Muscles Targeted: The barbell bench press is the ultimate mass building exercise for the chest. This is considered the king of all mult-joint movements if your goal is to add thick slabs of lean muscle to your pecs, so you should really try to make sure you include this core exercise into your chest workout. The primary muscle group targeted in the bench press is the pectoralis major and the secondary muscles being targeted are the deltoids and triceps. The grip position can be adjusted to emphasize different muscle groups with a narrow grip working more of the triceps and a wider grip working the overall chest region. Elbow position also has a direct effect on which muscles are targeted. If you keep your elbows a little more in towards your body during the eccentric portion of the exercise (lowering the bar to the chest), it will work more of your triceps. By keeping your elbows out, you will target the chest muscles more. It’s usually good to start with a normal shoulder width grip position and try to keep your elbows in a neutral and comfortable position during the entire range of the movement.
Exercise Advice: Position yourself on a bench with your back and head fully resting on the bench and your feet planted firmly on the floor. Always make sure to warm up with very light weight for your first set to get the movement down and to get your muscles warm before increasing the weight. It’s usually good to start with just the bar only, especially if you have never performed this exercise before. You want to make sure your technique is correct to get the most out of this exercise. Begin by placing your hands at about shoulder width onto the bar with a closed, regular grip (thumbs wrapped around the bar). You might see some people in the gym who use an open hand grip (thumbs not wrapped around the bar), but you want to avoid this because it’s a safety hazard since there is the possibility that the bar might slip forward and crash down on your chest. With a secure grip, slowly lift the bar off the rack into the starting position where it is hovering over your face. Once you start to add additional weight onto the bar, its good to have a friend spot you with a “lift off” and to assist you during the exercise if you need help. From the starting position, slowly lower the bar down until it touches your chest at about nipple level. If you have any shoulder issues, you don’t have to bring the bar all the way down and actually touch your chest. You can bring the bar down to the point where your elbows are at about 90 degrees. This will take a lot of stress out of the shoulders and especially the rotator cuff which can be heavily stressed when the bar is lowered all the way down where it touches the chest. Try both variations and see which one feels like its placing the most tension directly on the chest muscles and not the shoulders. From the bottom position, slowly push the bar back up to the starting position and repeat. It’s very important to try to avoid locking out your elbows at the top position after each repetition. By keeping a very slight bend in your elbows, you can place maximum tension on the pecs and minimize the stress on your elbows.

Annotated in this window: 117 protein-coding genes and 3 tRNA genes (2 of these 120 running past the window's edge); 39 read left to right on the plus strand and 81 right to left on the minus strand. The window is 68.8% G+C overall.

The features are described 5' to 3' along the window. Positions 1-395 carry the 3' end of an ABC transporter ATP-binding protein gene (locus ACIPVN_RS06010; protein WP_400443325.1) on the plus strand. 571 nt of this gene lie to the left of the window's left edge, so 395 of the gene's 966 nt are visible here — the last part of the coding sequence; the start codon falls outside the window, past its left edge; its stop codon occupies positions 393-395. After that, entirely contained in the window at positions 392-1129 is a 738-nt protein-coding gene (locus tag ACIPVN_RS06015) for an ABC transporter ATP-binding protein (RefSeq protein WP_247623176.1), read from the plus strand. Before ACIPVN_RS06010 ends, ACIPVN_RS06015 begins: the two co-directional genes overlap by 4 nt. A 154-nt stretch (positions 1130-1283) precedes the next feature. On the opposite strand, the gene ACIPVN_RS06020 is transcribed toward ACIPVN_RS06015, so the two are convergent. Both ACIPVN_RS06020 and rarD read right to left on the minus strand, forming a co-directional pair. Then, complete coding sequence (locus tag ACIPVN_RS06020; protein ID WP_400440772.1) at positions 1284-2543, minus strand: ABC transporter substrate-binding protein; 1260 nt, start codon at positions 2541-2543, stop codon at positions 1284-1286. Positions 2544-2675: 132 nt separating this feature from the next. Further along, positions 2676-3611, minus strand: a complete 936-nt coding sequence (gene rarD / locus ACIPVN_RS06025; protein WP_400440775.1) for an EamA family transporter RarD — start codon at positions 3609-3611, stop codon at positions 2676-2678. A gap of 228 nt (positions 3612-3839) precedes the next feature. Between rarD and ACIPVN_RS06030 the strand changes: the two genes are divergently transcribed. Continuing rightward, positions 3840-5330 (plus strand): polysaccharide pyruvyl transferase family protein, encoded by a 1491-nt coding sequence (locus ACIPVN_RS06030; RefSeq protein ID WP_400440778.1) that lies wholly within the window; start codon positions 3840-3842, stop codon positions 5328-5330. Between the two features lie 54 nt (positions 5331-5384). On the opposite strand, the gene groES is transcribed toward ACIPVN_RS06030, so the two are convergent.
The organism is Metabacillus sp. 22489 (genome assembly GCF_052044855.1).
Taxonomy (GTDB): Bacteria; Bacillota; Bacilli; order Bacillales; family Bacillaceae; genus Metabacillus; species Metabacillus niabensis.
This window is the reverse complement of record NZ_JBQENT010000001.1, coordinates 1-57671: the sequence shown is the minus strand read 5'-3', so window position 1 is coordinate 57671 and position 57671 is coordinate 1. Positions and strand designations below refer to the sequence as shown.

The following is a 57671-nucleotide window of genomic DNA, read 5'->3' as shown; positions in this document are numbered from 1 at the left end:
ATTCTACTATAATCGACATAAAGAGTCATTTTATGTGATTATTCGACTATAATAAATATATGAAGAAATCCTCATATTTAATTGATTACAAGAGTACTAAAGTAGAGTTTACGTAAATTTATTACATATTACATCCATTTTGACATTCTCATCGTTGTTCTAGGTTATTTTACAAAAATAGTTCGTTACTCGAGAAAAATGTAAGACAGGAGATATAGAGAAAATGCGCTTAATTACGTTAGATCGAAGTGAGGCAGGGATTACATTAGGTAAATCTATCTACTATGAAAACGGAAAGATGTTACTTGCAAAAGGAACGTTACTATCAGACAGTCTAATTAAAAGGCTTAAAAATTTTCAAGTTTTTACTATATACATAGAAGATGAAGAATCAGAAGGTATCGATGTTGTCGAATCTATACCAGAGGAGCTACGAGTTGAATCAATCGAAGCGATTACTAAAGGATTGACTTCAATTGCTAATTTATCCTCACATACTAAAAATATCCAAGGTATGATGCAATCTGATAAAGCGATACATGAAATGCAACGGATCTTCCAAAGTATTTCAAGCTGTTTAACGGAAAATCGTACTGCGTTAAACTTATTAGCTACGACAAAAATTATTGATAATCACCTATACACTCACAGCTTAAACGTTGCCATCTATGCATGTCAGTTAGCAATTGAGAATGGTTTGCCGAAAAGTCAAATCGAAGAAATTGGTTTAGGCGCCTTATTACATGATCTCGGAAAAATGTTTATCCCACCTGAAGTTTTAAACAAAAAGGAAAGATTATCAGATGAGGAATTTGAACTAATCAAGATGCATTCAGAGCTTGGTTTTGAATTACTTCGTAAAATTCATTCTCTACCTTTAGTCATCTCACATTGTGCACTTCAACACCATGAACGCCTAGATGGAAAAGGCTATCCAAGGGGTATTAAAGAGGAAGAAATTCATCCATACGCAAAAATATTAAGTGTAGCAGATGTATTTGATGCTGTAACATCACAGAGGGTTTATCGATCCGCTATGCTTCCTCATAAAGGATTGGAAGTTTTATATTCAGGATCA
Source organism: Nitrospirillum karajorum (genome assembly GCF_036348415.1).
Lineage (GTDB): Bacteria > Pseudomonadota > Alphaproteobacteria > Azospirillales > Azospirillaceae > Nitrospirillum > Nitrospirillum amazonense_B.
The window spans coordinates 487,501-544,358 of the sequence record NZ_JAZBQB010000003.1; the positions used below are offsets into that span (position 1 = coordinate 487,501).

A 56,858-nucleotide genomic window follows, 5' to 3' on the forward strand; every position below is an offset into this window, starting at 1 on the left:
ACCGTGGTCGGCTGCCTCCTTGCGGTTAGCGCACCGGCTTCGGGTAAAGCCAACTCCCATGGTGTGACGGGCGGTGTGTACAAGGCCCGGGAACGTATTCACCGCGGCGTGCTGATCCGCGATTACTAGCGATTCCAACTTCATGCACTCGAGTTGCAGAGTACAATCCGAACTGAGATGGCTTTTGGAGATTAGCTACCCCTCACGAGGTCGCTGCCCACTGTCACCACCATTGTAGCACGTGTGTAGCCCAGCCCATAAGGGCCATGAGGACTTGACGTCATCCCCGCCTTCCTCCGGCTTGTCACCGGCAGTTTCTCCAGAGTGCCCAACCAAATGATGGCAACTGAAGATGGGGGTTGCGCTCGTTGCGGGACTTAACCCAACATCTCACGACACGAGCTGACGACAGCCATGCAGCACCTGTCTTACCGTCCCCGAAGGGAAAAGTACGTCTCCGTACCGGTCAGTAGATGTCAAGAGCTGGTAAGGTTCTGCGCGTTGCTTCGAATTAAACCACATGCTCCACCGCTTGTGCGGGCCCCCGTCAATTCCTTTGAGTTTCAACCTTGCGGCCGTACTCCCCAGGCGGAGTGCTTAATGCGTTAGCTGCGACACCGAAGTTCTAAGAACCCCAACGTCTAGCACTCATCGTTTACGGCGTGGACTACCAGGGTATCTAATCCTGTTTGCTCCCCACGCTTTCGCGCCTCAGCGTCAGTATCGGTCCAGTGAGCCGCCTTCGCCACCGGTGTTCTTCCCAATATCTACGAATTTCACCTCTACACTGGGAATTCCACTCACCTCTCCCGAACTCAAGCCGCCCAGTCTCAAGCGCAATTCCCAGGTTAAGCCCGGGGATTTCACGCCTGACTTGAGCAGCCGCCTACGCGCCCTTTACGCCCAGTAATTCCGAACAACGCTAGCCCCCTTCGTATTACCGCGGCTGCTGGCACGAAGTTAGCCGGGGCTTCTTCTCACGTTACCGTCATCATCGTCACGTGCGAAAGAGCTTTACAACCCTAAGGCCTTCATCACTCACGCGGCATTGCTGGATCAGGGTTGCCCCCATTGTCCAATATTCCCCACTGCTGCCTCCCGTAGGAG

Things To Avoid: One of the most important things you want to avoid is trying to bench press too much weight without a spotter to assist you. Always have a friend there to assist you in the event you cant get the weight back up. The last thing you want is a few hundred pounds to come crashing down on your chest! Another thing to avoid is raising your back off the bench on the concentric portion of the movement (pushing the bar back up). You might see people in the gym benching a lot of weight but they are squirming all over the place and their backs are literally arching so bad, they look like a contortionist. You want to always use strict form and proper technique to ensure you place 100% of the tension on your chest muscles. After each rep, make sure to keep a little bend in your elbows at the top position. This will allow you to keep maximum stress on your pecs and it will also help reduce the stress on your elbows by not locking them out. Your grip is also important, so use a neutral grip that is about shoulder width. Avoid a super narrow grip or a super wide grip when doing the bench press. A very narrow grip is used on a different triceps exercise since it places most of the stress on those muscles. When you lower the bar down to your chest, make sure to avoid positioning the bar to low or to high when you touch the bar onto your body. If you bring the bar down and it touches right above your belly button, this is way too low. On the other hand, if the bar touches your neck at the bottom, this is way too high. Try to touch the bar at just about nipple level for the best position for this exercise.
Reps and Sets: For overall muscle building, try to focus on 8-12 repetitions per set. Overall sets for this exercise should be in the range of 3-4. The total overall sets for your entire chest workout should be in the range of 8-10 since its a medium to large muscle group. Make sure to only train your chest once per week. You need to make sure and let your muscles fully recover, repair and grow from each workout and by hitting them hard only once per week, you will ensure you’re maximizing the recovery phase.
Other Exercises To Use: A couple of great exercises to combine with the barbell bench press in your chest workout are the Incline Barbell Bench Press and the Decline Dumbbell Bench Press. By combining different exercises into your workout, you will be able to really hit the chest muscles from different angles and stimulate multiple areas of your pecs (upper, middle and lower).